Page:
Sub-Saharan Africa to See Second Year of Poor Economic Growth, IMF Says
Sub-Saharan Africa’s economic growth will slump to just 3 per cent this year, barely ahead of population growth, as the region falls to its most sluggish expansion rate in the past 15 years, the International Monetary Fund says.
Nearly half of African countries have become dependent on commodity exports, leaving them vulnerable to the collapsing price of oil and mineral products, the IMF says.
While other developing regions such as Asia and Latin America have managed to diversify their economies, Africa has actually become more heavily dependent on commodities in recent years, the IMF says in its regional outlook report, to be released on Tuesday.
Africa’s dependence on commodities is now rivalling the notoriously high levels of dependence in the Middle East, according to the IMF report.
Oil exporters such as Nigeria and Angola will be among the hardest-hit economies this year. Over all, this is expected to be the second consecutive year of poor performance by Africa, following a growth rate of just 3.4 per cent last year – a far cry from the 6-per-cent annual expansion that Africa had enjoyed in the previous decade when the “Africa Rising” narrative took hold.
The only bright spots are a few of the larger oil-importing countries, such as Ivory Coast, Kenya and Senegal, all of which are expected to grow by 6 per cent or more this year.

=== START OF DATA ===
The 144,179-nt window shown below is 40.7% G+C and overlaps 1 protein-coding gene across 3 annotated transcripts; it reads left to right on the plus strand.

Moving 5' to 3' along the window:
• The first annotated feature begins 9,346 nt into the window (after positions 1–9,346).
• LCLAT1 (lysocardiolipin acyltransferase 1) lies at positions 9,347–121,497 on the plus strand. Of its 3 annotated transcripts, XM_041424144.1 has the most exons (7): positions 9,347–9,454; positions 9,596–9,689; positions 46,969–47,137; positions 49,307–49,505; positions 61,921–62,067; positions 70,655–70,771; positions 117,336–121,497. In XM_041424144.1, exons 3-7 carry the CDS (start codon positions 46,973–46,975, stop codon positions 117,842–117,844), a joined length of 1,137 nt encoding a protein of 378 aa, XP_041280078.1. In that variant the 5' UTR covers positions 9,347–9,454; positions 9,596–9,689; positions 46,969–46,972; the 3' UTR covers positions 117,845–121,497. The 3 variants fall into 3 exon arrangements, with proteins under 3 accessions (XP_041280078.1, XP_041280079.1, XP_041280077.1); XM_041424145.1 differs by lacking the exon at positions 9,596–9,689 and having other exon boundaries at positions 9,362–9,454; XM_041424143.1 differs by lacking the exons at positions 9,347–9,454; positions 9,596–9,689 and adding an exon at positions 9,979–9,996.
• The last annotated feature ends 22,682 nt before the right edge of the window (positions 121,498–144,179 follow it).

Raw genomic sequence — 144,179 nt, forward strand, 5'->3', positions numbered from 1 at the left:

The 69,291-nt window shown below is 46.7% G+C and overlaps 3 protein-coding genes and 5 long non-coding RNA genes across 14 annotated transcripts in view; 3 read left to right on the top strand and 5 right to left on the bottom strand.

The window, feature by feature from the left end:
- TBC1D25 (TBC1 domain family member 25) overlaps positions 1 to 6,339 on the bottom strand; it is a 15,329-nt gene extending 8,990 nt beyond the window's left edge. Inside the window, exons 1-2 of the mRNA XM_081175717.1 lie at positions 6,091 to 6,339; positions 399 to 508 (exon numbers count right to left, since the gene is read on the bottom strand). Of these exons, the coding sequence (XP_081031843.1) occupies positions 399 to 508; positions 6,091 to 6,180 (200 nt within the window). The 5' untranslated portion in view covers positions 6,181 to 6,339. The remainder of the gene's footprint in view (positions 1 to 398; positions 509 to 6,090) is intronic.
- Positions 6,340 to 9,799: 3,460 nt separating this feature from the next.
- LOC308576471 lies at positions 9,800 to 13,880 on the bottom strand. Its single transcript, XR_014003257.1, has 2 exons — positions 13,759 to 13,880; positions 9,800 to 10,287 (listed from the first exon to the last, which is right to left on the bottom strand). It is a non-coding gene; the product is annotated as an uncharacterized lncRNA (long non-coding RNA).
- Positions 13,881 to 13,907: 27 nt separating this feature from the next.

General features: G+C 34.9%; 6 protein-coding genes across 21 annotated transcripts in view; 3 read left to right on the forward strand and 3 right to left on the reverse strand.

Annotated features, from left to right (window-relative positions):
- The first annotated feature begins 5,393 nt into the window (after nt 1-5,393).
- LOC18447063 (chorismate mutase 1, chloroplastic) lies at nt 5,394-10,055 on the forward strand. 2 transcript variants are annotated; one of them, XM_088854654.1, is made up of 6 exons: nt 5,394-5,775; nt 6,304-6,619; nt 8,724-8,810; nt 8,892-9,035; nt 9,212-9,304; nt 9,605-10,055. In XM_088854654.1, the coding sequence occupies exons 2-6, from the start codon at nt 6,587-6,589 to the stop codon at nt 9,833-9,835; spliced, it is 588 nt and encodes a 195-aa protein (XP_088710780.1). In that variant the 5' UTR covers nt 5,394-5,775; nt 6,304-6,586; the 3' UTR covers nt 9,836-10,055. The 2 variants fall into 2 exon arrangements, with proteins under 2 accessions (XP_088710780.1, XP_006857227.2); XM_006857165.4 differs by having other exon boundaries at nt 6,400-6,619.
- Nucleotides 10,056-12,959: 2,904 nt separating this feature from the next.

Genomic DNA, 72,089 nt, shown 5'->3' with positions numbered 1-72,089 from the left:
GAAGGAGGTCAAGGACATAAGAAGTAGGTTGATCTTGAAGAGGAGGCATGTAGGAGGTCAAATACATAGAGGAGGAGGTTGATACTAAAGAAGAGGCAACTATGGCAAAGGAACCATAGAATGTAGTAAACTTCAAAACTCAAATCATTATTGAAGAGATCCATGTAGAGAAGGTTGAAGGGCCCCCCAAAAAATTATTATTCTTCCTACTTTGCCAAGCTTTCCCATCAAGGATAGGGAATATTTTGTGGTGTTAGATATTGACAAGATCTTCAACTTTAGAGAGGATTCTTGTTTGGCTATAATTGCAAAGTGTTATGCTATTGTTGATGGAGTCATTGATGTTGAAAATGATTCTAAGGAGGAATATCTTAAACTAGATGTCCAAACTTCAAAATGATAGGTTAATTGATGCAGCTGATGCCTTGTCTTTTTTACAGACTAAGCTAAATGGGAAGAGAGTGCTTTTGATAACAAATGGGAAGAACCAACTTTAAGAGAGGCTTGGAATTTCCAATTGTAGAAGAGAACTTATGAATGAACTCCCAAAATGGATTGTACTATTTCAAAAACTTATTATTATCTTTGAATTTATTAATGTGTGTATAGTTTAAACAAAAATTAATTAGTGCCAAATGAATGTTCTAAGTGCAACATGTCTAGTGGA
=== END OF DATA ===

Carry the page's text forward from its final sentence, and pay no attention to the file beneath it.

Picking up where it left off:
The bad news for Africa has a wide range of causes: severe drought in countries such as Ethiopia and Malawi, the decline of mineral prices in places such as Zambia and South Africa, the lingering impact of the Ebola crisis in Liberia and Sierra Leone, terrorist attacks in Chad and Cameroon, the oil price collapse in several oil-rich nations, and – in many countries – the Chinese economic slowdown and tighter access to financing.
The IMF says it remains optimistic about Africa in the medium term, noting that the continent is still benefiting from an improved business climate, favourable demographics, growing private consumption, and heavier investment in key infrastructure such as roads, railways and ports.
But in the near term, it criticized many African governments for failing to adjust to the pressures. They need to move faster to create a sustainable tax base and to allow more flexibility in their exchange rates as the “first line of defence” against the commodity crisis, the IMF said.
Countries such as Nigeria have tried to resist the pressure to devalue their currencies, leading to major distortions that create obstacles for investors and traders.
But it is not only Nigeria that is struggling. The policy response of most African commodity exporters “has generally been behind the curve,” the IMF said.
“A year and a half into the shock, and with fiscal and foreign reserves running low and financing constrained, a robust and prompt policy response is needed urgently.”
The sharp decline in revenue from the extractive sector is likely to persist, it said. As a result, many African countries “critically need to contain fiscal deficits and build a sustainable tax base from the rest of the economy.”